PXiSE Energy Solutions has been selected by Horizon Power to install PXiSE’s Active Control Technology (ACT) as the distributed energy resources management system (DERMS) in Western Australia.
PXiSE’s DERMS will provide the platform for Horizon Power to manage distributed energy resources (DERs) in the future across its approximately 888,000-square-mile service area while enhancing efficiency and maintaining reliability of its electric grid. The financial terms of the agreement were not disclosed.
PXiSE’s DERMS will provide Horizon Power with continuous, high-resolution visibility into the operations of the solar panels, batteries and generators. The platform will automatically respond to conditions on the grid by discharging power stored in batteries to correct any real-time disturbances and ensure a smooth, two-way flow of electricity across its systems.
“With increasing customer demand for behind the meter energy resources, we will need innovative technology to enable us to efficiently manage the resources while maintaining our highest safety and reliability standards,” said Terry Mohn, general manager of Advanced Microgrid Developments for Horizon Power. “PXiSE’s flexible and comprehensive DERMS solution was selected because it offers innovative new technology for Western Australia that will serve as a platform to increase renewable capacity.”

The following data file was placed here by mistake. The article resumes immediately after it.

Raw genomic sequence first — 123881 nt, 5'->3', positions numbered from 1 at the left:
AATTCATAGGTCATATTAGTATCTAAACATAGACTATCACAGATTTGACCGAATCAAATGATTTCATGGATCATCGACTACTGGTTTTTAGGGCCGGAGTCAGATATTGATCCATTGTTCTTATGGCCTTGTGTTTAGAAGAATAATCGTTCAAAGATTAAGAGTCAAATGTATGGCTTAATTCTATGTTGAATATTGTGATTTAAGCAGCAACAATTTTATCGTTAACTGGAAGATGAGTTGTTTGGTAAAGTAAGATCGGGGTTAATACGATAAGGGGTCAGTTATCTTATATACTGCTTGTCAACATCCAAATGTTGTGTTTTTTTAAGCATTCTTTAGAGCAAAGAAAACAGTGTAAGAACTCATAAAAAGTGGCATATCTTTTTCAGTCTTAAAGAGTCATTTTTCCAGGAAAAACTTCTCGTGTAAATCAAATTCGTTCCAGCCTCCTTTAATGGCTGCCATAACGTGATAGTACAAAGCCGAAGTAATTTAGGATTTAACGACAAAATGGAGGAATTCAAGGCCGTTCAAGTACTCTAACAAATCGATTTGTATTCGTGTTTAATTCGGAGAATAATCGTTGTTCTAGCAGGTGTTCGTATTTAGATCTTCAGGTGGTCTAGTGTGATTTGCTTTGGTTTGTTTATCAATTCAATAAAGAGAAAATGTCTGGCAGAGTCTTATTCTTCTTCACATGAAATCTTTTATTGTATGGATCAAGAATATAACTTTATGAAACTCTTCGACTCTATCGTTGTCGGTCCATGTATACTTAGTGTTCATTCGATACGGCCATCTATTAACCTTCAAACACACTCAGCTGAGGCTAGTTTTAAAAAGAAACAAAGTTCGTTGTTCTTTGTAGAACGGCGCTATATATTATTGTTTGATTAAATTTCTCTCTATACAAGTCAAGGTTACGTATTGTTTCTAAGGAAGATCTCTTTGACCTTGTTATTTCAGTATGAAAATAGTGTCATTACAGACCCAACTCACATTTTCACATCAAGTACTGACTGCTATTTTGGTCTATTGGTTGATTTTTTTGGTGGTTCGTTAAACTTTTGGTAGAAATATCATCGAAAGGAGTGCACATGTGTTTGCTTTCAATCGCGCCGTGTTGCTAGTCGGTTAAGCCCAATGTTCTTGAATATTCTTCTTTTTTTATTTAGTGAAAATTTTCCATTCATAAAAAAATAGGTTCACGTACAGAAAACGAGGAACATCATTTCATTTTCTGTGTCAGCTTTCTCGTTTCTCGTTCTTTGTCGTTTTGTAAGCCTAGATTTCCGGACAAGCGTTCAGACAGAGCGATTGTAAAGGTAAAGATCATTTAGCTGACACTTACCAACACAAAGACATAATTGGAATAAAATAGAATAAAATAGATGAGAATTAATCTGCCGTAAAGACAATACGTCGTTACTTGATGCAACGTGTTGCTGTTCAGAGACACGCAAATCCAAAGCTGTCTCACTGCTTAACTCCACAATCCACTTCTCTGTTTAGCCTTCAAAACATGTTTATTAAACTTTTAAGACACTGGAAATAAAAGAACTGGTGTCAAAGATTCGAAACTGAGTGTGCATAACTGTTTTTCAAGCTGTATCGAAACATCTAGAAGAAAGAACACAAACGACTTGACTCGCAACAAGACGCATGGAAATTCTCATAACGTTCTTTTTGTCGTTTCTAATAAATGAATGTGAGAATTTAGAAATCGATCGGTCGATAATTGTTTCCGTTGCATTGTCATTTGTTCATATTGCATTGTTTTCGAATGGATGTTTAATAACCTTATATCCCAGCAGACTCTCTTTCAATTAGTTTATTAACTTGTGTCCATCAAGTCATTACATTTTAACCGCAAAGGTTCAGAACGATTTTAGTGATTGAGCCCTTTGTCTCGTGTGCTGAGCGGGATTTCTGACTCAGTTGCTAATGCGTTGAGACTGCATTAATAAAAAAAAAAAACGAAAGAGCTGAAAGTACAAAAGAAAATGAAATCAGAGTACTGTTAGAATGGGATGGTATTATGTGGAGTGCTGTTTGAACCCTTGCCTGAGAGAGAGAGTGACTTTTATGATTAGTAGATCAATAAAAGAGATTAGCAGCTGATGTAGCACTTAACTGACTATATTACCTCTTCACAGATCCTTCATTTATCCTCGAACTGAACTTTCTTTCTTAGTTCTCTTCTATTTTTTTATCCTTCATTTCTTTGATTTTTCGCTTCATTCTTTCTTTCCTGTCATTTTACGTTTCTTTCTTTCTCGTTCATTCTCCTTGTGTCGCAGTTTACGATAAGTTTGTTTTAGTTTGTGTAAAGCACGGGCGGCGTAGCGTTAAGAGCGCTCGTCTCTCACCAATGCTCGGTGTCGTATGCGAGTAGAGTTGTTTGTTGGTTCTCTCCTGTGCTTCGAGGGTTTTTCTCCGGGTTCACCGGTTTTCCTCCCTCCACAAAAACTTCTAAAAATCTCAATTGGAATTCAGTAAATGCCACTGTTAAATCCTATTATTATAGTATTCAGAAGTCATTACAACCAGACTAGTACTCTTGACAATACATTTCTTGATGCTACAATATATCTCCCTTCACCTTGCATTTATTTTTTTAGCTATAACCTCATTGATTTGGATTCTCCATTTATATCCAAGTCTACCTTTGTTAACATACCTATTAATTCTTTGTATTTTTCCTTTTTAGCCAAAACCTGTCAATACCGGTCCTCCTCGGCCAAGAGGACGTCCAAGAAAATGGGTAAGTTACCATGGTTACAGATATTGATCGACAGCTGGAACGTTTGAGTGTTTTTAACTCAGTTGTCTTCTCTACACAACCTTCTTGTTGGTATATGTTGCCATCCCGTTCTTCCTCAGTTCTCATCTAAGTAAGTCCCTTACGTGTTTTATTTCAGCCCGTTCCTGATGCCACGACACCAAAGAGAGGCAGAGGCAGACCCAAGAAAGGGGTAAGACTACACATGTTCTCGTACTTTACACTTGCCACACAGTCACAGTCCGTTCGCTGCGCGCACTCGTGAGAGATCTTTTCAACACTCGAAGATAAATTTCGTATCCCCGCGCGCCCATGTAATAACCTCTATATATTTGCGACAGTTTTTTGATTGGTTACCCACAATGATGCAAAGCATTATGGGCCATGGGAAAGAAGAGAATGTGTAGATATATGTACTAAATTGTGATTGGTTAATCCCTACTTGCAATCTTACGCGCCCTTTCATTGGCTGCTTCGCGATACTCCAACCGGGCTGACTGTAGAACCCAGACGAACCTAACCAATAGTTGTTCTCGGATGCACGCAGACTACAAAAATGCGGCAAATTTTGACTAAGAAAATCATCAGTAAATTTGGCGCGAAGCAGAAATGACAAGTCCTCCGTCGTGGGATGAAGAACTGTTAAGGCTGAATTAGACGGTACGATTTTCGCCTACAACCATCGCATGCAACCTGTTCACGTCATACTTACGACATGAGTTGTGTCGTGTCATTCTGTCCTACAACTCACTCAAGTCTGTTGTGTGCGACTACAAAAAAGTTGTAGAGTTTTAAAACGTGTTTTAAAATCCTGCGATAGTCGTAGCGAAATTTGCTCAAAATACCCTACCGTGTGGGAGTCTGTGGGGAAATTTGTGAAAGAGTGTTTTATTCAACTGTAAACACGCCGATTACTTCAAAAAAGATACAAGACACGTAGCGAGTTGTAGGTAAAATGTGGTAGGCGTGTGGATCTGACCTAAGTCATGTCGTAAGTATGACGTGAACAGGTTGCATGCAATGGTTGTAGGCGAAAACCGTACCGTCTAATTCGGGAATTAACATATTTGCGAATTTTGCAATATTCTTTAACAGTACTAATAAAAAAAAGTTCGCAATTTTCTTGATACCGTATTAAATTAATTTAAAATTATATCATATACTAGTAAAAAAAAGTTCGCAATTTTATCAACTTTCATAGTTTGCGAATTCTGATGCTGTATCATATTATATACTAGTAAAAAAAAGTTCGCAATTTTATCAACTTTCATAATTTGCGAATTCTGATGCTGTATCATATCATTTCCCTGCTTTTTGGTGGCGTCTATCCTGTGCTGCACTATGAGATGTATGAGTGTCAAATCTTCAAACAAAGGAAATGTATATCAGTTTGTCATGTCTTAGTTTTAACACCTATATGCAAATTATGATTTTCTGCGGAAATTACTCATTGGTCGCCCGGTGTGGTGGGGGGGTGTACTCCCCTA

The deployment of PXiSE DERMS solution will enable Horizon Power to manage and orchestrate various DERs and further transition to a higher percentage of renewable resources.
The PXiSE Active Control Technology platform runs on a standard Microsoft Windows platform and uses an embedded OSIsoft software and synchrophasor data to enhance, analyze and respond to grid data from numerous power resources. The continuous higher-resolution visibility and artificial intelligence balances a mix of renewable energy, storage and traditional generation on the electrical grid.
The PXiSE software application currently controls DERs at renewables projects, including Auwahi Wind in Hawaii and in microgrids at Sempra Energy’s headquarters in San Diego and a winery in Sonoma County, California.